strike related, and will monetize them via ad revenues. The revenue will then be contributed to the Industry Support Fund, which benefits non-Guild members who have been hurt by the strike. Since the Writers will own their content, if a particular piece is a success, it could then be moved into other formats and exploited as the writers see fit. Ideally, said Ian, there would be some profit participation with the other creatives involved.
This would all be done under "union jurisdiction" with Strike TV as a union signatory, but since the writers would be employers and employees, there is little need for the guild to protect them from screwing themselves. Unfortunately, this also meant that the rest of my day there would largely be dedicated to educating myself, rather than learning how I could get involved, since it seems that the pieces will need to be written by WGA members. Oh well.
Ian also mentioned that Paul (whom I'd met on the street) had come up with another idea a few months earlier, also called Strike TV, which was similar. He gave him credit for it, but also said that Paul's idea was more long-term, and theirs was a short-term idea. He sees it not as a new business model. Rather it is a foundation. As he put it, before you build the railroad, you need to lay the tracks.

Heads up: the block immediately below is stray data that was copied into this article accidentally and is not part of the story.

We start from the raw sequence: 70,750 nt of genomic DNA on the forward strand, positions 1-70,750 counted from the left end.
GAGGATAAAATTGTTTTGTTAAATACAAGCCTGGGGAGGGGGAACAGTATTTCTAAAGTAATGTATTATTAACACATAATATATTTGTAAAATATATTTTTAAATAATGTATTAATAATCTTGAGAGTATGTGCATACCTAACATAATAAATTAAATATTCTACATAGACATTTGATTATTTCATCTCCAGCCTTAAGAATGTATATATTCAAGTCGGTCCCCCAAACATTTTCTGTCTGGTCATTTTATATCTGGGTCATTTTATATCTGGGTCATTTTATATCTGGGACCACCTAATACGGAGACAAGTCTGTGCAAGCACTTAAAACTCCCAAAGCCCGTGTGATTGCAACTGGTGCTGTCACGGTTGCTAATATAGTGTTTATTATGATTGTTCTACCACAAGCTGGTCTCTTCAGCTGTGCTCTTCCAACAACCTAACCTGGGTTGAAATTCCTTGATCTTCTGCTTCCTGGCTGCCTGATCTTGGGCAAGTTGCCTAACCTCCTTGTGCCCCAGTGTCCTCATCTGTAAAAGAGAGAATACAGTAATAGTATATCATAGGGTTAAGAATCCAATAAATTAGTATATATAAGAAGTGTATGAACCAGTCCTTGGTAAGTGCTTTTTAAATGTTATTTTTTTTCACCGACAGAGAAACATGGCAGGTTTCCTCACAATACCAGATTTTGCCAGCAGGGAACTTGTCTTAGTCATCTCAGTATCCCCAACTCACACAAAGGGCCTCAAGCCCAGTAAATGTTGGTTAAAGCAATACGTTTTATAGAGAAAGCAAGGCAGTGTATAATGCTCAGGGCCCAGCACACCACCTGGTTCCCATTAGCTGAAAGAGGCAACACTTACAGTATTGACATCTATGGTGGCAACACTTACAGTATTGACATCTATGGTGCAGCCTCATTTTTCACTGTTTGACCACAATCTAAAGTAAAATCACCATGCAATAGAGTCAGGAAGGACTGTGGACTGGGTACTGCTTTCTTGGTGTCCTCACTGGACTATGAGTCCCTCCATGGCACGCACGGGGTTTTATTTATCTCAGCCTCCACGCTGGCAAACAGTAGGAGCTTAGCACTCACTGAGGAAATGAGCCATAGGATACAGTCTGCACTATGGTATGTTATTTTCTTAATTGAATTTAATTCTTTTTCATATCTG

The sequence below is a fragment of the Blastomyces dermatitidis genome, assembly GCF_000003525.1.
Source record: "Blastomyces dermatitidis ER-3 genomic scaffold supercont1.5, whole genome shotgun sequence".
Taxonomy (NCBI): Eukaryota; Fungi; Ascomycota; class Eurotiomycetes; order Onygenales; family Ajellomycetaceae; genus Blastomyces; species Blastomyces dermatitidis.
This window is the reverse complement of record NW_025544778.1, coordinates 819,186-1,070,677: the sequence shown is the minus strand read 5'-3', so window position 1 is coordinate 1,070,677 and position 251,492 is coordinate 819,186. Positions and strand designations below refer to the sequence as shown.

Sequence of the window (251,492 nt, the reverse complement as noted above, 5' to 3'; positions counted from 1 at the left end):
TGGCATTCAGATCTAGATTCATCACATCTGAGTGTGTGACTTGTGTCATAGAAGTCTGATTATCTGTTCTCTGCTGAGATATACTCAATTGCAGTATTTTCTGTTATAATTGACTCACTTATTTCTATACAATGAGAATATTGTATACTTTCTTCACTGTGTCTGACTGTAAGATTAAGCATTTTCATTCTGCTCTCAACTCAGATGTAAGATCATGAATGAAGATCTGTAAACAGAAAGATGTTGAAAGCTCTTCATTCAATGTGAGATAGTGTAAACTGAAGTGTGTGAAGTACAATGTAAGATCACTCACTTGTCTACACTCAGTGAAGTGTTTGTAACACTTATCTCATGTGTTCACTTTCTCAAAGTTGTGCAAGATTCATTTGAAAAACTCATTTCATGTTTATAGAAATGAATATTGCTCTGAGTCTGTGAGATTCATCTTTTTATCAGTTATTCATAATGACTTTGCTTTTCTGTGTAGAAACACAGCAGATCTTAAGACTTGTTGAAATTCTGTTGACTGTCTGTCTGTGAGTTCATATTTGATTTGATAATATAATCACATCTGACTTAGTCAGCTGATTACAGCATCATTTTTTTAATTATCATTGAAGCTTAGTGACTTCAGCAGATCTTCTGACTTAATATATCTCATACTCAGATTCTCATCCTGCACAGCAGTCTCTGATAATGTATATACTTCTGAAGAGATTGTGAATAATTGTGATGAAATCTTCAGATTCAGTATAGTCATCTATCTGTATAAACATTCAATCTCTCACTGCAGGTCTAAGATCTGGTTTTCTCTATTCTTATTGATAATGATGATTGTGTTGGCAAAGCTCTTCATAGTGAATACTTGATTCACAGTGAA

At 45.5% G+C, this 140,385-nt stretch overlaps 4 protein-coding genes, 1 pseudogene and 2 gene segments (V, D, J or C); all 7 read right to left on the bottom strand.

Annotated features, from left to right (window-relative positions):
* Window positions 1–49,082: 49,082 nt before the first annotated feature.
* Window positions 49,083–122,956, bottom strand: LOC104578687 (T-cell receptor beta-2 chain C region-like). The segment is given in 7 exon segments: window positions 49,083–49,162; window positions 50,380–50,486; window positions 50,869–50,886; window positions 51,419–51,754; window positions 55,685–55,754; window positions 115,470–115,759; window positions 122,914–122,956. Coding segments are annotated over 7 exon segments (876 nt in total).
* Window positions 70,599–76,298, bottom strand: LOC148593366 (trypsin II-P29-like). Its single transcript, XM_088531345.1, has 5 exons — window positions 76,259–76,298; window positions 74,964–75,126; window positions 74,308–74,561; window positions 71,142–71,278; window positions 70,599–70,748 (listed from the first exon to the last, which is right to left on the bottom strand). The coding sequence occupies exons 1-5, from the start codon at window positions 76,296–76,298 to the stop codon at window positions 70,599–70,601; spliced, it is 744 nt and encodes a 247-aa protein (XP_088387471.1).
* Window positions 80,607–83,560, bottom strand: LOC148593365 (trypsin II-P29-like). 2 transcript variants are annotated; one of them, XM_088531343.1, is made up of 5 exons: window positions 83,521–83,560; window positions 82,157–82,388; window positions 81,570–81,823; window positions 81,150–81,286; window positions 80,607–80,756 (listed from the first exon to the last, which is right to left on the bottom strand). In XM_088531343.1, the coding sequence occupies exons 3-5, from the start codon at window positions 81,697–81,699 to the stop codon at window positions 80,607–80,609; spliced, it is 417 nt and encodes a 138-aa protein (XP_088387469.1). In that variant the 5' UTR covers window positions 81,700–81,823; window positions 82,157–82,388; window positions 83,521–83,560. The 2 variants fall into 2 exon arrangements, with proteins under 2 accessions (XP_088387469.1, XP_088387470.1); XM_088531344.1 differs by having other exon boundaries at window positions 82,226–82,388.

Next up was "the Gooch," who caught us up on the last 100 years of cinematic history. Money has always been the obstacle for cinematic storytellers, both in terms of production and distribution. But now, with the advent of affordable HD production and post-production, and with the ability to upload films onto the 'net for free, the who this is no longer a real issue. And since it is finally getting to a point where video on the Internet can be monetized, we are at the start of something big. He pointed to the start of cinema, when the big "hit" film was "Man Sneezing." And he said that now on the Internet, the big hit is "Panda Sneezing
" (5.5 million views when I just watched it, FYI).
He said we are all pioneers. Creating content for the Internet is not slumming these days. It is a superior distribution medium. We just need to be the ones to create the big hits that will prove that it is a viable moneymaking medium.
Next, there was a panel discussion. On the panel were Kent Nichols, co-creator of AskANinja.com
; Tom Smuts, who has written for TV and has been moving into web content; Rob LaZebnik, a writer on The Simpsons
who co-founded Icebox, an early web video site; Aaron Mendelsohn, a writer who recently started VirtualArtists; and Ken Hayes, a non-writer who specializes in Internet advertising and New Media ventures.
Kent spoke first, and entertained us all with the story of AskANinja, and how it has grown. Among other things, he says that he and his co-founder gave themselves permission to be less than perfect. He cited early episodes of The Simpsons